As a transport partner with national organization ASPCA, ARL was seen as a great environment for these dogs to recover their previous trauma and to begin new lives in New England.

Upon arrival, Fern displayed her incredibly sweet personality, but she was also uncomfortable due to a chronic skin condition.

Fern showing her playful side.

Receiving Skin Condition Treatment

ARL shelter medicine team diligently worked to get Fern’s allergies and skin condition under control, but she needed more than just medication, she also needed a quiet place to recover.

ARL is blessed to have more than 500 dedicated foster families willing to open up their hearts and homes for animals like Fern — the shelter environment was just not conducive to her healing process, and foster care offered Fern not only a place to heal, but also an opportunity to become comfortable in a home-setting.

Ready to Go Home

After more than a month in foster care, Fern is ready to find her new family and begin her new life.

Fern is playful, full of energy, and while her skin condition is chronic, it is manageable through medication and regular visits to the veterinarian.

More information about Fern.

A Collaborative Wellness Effort

ARL is proud to be an official transport partner with the ASPCA, and Fern’s case demonstrates the amazing collaborative efforts taking place at ARL every day.

Fern needed assistance from ARL Animal Care Associates, shelter medicine and behavioral teams, as well as ARL’s extensive network of volunteers and foster families.

Every animal is an individual, and every animal requires needs that are unique to them.

But we can’t do this work alone: thanks to you and your generous support, ARL continues to help thousands of animals like Fern annually and we thank you!

Pair of Special Senior Dogs Find New Home Together

Dogs recently lost owner, originally adopted by ARL in 2018

Franklin, a 9-year-old Shar Pei, and Frieda, a 6-year-old Shar Pei, are no strangers to the Animal Rescue League of Boston (ARL).

The pair came to ARL initially in late 2018 as part of a transport of dogs from North Carolina, this, after sadly losing their owner.

The dogs won over everyone with their sweet demeanor and were able to find a new home quickly.

Sadly, their owner recently passed away, and the pair came back to ARL’s Dedham Animal Care and Adoption Center to find a new home together to spend their retirement years.

Franklin and Freida had been together for their whole lives, and lean on each other, so it was important for them to find a new home together.

Senior animals, like Franklin and Frieda, make wonderful pets, and typically do not require the attention, training and patience that comes with their younger counterparts.

However, they are sometimes overlooked by potential adopters in search of puppies, kittens, or young adult animals.

While Franklin and Freida are fun-loving and extremely friendly, ARL was well aware that it would take a special home to take in not just one, but two senior dogs. While healthy overall, the pair do have medical needs that need attention from time to time — Franklin is prone to ear infections, while Frieda’s allergies can cause dry skin and/or ear infections.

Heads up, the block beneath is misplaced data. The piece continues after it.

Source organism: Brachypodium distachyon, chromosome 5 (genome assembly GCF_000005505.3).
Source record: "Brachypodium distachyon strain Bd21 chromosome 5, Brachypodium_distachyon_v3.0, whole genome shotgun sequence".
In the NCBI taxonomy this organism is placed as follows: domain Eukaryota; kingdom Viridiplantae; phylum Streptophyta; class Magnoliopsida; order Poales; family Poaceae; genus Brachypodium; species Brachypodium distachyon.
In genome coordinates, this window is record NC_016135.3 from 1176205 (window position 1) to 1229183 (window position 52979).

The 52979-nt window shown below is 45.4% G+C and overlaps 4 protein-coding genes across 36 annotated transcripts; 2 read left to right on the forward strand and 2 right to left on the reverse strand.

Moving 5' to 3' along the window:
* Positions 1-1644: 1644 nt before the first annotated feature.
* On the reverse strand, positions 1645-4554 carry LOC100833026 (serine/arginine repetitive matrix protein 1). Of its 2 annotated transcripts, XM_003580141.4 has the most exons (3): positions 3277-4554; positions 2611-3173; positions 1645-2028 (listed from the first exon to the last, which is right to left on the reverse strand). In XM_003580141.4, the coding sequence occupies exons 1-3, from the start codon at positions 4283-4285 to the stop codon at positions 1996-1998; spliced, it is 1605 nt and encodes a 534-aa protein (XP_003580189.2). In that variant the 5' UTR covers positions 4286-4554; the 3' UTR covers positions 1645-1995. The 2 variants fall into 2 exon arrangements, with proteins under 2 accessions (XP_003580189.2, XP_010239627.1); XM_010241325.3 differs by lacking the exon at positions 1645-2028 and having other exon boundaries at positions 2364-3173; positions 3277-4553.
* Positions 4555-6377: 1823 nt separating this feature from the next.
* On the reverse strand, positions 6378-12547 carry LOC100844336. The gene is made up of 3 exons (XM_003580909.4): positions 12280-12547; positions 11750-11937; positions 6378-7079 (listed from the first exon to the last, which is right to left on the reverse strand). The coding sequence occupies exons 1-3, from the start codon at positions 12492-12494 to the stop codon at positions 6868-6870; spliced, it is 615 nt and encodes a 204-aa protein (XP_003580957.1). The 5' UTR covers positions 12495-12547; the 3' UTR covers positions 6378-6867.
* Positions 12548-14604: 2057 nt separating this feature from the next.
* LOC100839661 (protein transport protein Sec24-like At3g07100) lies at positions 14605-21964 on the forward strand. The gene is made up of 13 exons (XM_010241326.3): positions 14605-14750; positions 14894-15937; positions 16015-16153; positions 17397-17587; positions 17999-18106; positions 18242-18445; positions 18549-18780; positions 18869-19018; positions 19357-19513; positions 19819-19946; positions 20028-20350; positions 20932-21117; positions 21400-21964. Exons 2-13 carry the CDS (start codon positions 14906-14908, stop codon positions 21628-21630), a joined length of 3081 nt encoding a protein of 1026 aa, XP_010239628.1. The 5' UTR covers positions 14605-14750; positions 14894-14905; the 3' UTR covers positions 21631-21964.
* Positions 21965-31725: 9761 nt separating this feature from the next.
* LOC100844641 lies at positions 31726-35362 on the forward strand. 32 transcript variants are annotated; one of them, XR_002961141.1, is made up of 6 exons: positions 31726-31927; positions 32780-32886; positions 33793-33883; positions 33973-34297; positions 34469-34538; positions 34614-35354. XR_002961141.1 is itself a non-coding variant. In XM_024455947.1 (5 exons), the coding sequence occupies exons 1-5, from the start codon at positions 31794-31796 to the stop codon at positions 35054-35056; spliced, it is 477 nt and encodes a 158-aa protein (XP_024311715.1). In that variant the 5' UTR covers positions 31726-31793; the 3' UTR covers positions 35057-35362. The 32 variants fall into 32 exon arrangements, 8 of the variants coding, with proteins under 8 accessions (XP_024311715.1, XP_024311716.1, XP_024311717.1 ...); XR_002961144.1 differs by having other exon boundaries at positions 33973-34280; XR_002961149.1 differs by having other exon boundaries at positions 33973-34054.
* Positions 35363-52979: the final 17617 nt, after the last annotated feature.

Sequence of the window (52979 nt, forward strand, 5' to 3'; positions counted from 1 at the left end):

Going Home

ARL knows there is a perfect match for every animal, sometimes it just takes a little longer to find the perfect situation.

Thanks to some local news coverage, Franklin and Frieda were introduced to the masses, and shortly after, they found their new home, and are now settling in with their new family!

ARL Provides Critical Surgery for Transport Cat

The majority of animals who come to the Animal Rescue League of Boston (ARL) only have to travel a few miles to get the help they need. However, there are others, like Miso, a 3-year-old cat, who come from other regions of the country to get the help they need and the second chance they deserve.

For Miso, his journey began nearly 2,000 miles away in Fort Worth, Texas. He was part of a transport of cats recently brought to ARL.

Upon arrival at ARL’s Dedham Animal Care and Adoption Center, the cats received thorough veterinary exams, and it was clear that Miso’s needs extended beyond routine.

Along with an upper respiratory infection and advanced dental disease effecting more than half of his mouth, he was also diagnosed with entropion – a genetic condition where a portion of the eyelid is inverted.

Entropion is uncomfortable because it scratches the cornea causing irritation, and if left untreated, can cause corneal ulceration and possible blindness.

Miso’s Treatment

After assessing and diagnosing Miso’s condition, ARL’s shelter medicine team went to work, surgically repairing the eyelid, and also performing a dental procedure which included extracting 5 of his teeth.

Following the procedure, Miso was constantly monitored, and was given ample time to rest and recover.

Ready to Go Home

As Miso’s recovery went on, he started to feel better, and also began showing his personality.

Miso can be a little shy when first meeting him, but he is quick to warm up, and while his first three years have been an adventure, he is ready to settle into the loving home he deserves.

ARL Shelter Medicine

All animals who come to ARL receive veterinary exams, vaccines, are spayed/neutered, and microchipped by ARL’s shelter medicine team.

ARL also has the capability to handle a wide variety of surgical procedures to ensure that our animals are healthy, happy, and thriving.